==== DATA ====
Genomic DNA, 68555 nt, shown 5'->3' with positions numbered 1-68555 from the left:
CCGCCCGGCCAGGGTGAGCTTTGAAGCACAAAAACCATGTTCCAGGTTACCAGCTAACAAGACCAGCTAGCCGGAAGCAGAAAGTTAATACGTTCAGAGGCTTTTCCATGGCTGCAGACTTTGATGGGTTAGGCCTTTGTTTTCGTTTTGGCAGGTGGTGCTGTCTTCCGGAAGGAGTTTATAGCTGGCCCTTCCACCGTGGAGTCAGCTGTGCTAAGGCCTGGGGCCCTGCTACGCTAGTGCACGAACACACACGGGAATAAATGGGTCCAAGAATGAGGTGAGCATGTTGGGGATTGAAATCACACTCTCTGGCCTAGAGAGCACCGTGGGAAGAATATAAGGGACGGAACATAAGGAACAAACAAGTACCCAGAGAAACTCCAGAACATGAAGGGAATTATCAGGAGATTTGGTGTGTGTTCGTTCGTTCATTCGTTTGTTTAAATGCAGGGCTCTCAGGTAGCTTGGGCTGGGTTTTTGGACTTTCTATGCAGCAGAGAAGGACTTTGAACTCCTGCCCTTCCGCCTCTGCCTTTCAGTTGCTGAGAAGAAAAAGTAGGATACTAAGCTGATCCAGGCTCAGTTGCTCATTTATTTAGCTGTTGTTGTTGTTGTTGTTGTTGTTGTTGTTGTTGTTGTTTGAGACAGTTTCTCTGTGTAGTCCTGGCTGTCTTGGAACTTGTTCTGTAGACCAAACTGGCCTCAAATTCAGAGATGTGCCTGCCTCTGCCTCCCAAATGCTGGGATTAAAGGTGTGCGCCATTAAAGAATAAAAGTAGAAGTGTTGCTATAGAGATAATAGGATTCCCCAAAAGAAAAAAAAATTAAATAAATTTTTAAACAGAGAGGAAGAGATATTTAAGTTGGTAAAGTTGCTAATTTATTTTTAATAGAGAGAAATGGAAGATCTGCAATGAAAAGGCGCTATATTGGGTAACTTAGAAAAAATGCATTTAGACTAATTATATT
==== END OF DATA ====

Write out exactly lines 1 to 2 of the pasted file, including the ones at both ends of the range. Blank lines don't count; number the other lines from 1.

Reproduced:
Genomic DNA, 68555 nt, shown 5'->3' with positions numbered 1-68555 from the left:
CCGCCCGGCCAGGGTGAGCTTTGAAGCACAAAAACCATGTTCCAGGTTACCAGCTAACAAGACCAGCTAGCCGGAAGCAGAAAGTTAATACGTTCAGAGGCTTTTCCATGGCTGCAGACTTTGATGGGTTAGGCCTTTGTTTTCGTTTTGGCAGGTGGTGCTGTCTTCCGGAAGGAGTTTATAGCTGGCCCTTCCACCGTGGAGTCAGCTGTGCTAAGGCCTGGGGCCCTGCTACGCTAGTGCACGAACACACACGGGAATAAATGGGTCCAAGAATGAGGTGAGCATGTTGGGGATTGAAATCACACTCTCTGGCCTAGAGAGCACCGTGGGAAGAATATAAGGGACGGAACATAAGGAACAAACAAGTACCCAGAGAAACTCCAGAACATGAAGGGAATTATCAGGAGATTTGGTGTGTGTTCGTTCGTTCATTCGTTTGTTTAAATGCAGGGCTCTCAGGTAGCTTGGGCTGGGTTTTTGGACTTTCTATGCAGCAGAGAAGGACTTTGAACTCCTGCCCTTCCGCCTCTGCCTTTCAGTTGCTGAGAAGAAAAAGTAGGATACTAAGCTGATCCAGGCTCAGTTGCTCATTTATTTAGCTGTTGTTGTTGTTGTTGTTGTTGTTGTTGTTGTTGTTGTTTGAGACAGTTTCTCTGTGTAGTCCTGGCTGTCTTGGAACTTGTTCTGTAGACCAAACTGGCCTCAAATTCAGAGATGTGCCTGCCTCTGCCTCCCAAATGCTGGGATTAAAGGTGTGCGCCATTAAAGAATAAAAGTAGAAGTGTTGCTATAGAGATAATAGGATTCCCCAAAAGAAAAAAAAATTAAATAAATTTTTAAACAGAGAGGAAGAGATATTTAAGTTGGTAAAGTTGCTAATTTATTTTTAATAGAGAGAAATGGAAGATCTGCAATGAAAAGGCGCTATATTGGGTAACTTAGAAAAAATGCATTTAGACTAATTATATT